No Tax Cuts Without Offsets
The House is set to move forward on legislation that would enact a tax cut for small businesses. The Small Business Tax Cut Act (HR 9) allows small businesses (businesses with less than 500 employees) to temporarily deduct 20 percent of their domestic business income in 2012 up to 50 percent of employee wages. JCT has estimated that the bill would cost $46 billion, with almost all of that coming in the next few years. The bill has already passed the Ways and Means Committee.
Despite the cost, the House seems to not be looking at offsets for the bill. As we have said repeatedly in the past, any new tax cuts or spending increases have to be paid for; failing to do so is part of what has led us into the fiscal situation we're in. There are many options to offset this measure, so there is no excuse for adding the $46 billion cost to deficits and debt, a move that would surely continue the narrative that lawmakers do not have control of the budget.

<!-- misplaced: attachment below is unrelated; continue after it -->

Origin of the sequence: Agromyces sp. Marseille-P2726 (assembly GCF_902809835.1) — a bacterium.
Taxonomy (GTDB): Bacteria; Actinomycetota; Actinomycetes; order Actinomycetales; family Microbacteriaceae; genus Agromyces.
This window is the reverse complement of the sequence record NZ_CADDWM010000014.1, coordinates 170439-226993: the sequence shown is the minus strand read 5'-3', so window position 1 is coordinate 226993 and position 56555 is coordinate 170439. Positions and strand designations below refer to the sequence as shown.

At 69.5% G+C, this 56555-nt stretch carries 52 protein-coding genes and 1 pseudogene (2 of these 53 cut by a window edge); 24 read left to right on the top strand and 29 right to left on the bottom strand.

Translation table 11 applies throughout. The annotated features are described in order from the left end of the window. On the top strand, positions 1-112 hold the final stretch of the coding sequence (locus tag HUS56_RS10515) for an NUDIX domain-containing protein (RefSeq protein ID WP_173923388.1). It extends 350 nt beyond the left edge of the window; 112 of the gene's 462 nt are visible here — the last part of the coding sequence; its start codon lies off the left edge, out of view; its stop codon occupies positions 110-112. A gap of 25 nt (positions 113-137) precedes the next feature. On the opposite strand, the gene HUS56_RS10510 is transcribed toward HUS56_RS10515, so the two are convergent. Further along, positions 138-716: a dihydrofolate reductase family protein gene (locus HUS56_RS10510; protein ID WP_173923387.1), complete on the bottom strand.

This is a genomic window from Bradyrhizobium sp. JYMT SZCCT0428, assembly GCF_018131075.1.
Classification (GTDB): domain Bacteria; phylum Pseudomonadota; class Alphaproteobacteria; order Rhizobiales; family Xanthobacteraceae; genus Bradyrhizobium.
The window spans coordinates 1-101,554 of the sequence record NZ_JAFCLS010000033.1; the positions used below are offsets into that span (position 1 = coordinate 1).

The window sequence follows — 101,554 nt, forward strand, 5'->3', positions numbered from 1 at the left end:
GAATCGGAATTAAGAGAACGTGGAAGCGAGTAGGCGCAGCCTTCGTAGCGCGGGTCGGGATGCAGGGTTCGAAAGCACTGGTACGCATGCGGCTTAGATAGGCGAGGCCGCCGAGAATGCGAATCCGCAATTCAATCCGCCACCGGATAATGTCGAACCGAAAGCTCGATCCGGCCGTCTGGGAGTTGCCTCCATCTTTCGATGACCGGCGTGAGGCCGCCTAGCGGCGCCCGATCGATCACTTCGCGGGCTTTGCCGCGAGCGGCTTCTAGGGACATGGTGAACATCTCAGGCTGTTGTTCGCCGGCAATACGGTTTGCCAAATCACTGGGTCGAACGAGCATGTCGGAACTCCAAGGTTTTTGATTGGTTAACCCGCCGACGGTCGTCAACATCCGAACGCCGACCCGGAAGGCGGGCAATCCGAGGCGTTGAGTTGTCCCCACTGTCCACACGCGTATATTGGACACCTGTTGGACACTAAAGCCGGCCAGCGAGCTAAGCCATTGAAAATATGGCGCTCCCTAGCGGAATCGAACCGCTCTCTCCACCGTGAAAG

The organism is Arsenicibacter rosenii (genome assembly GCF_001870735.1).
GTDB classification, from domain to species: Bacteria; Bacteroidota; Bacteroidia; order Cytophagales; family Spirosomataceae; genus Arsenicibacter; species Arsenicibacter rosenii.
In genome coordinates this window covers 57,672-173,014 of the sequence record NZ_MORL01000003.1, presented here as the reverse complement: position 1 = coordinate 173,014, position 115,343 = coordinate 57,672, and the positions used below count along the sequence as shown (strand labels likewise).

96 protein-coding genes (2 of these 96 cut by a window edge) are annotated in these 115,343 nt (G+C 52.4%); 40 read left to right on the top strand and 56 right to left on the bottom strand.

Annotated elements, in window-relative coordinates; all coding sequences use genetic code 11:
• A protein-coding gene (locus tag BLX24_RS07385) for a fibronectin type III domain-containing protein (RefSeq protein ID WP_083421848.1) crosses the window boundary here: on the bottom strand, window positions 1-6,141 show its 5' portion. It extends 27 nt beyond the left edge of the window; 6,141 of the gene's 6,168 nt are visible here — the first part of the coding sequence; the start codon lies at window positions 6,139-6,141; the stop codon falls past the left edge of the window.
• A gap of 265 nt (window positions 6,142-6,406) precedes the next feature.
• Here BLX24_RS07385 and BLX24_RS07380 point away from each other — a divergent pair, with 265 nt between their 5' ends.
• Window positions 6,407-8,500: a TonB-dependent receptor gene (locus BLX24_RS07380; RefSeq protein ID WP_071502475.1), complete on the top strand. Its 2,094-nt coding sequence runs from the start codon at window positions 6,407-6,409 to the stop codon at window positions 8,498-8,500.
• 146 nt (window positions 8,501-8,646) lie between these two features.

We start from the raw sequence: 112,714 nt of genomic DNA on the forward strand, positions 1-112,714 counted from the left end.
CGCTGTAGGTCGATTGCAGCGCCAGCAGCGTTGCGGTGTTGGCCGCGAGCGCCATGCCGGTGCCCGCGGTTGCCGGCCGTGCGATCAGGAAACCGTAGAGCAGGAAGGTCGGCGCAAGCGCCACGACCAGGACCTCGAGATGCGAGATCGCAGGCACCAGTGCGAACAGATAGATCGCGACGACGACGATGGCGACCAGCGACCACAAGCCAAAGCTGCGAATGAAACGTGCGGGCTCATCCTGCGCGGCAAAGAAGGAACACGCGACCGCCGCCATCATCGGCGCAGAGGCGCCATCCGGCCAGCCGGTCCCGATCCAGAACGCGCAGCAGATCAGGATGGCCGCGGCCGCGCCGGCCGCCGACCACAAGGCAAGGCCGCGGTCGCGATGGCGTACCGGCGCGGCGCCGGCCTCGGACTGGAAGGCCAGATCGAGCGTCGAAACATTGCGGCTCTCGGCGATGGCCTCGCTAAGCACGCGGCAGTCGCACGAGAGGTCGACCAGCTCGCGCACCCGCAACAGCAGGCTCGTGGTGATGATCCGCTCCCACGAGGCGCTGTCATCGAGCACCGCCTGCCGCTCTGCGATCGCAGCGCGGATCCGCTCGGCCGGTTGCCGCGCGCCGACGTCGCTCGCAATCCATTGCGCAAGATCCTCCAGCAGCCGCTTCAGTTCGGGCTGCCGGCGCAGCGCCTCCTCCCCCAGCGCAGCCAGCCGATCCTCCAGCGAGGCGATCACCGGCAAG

A fitting way to offset the cost of a business tax cut would be through corporate base-broadening. Surely, if the House feels that cutting taxes for small businesses is important, they can find some narrowly targeted and distortionary tax preferences that they feel they can do without.
PAYGO is a very valuable principle and one that should be adhered to. The House should hold itself to that standard and offset the $46 billion cost, rather than perpetuating a lack of confidence in lawmakers' ability to responsibly manage the nation's finances. If it's not worth paying for, it's not worth doing.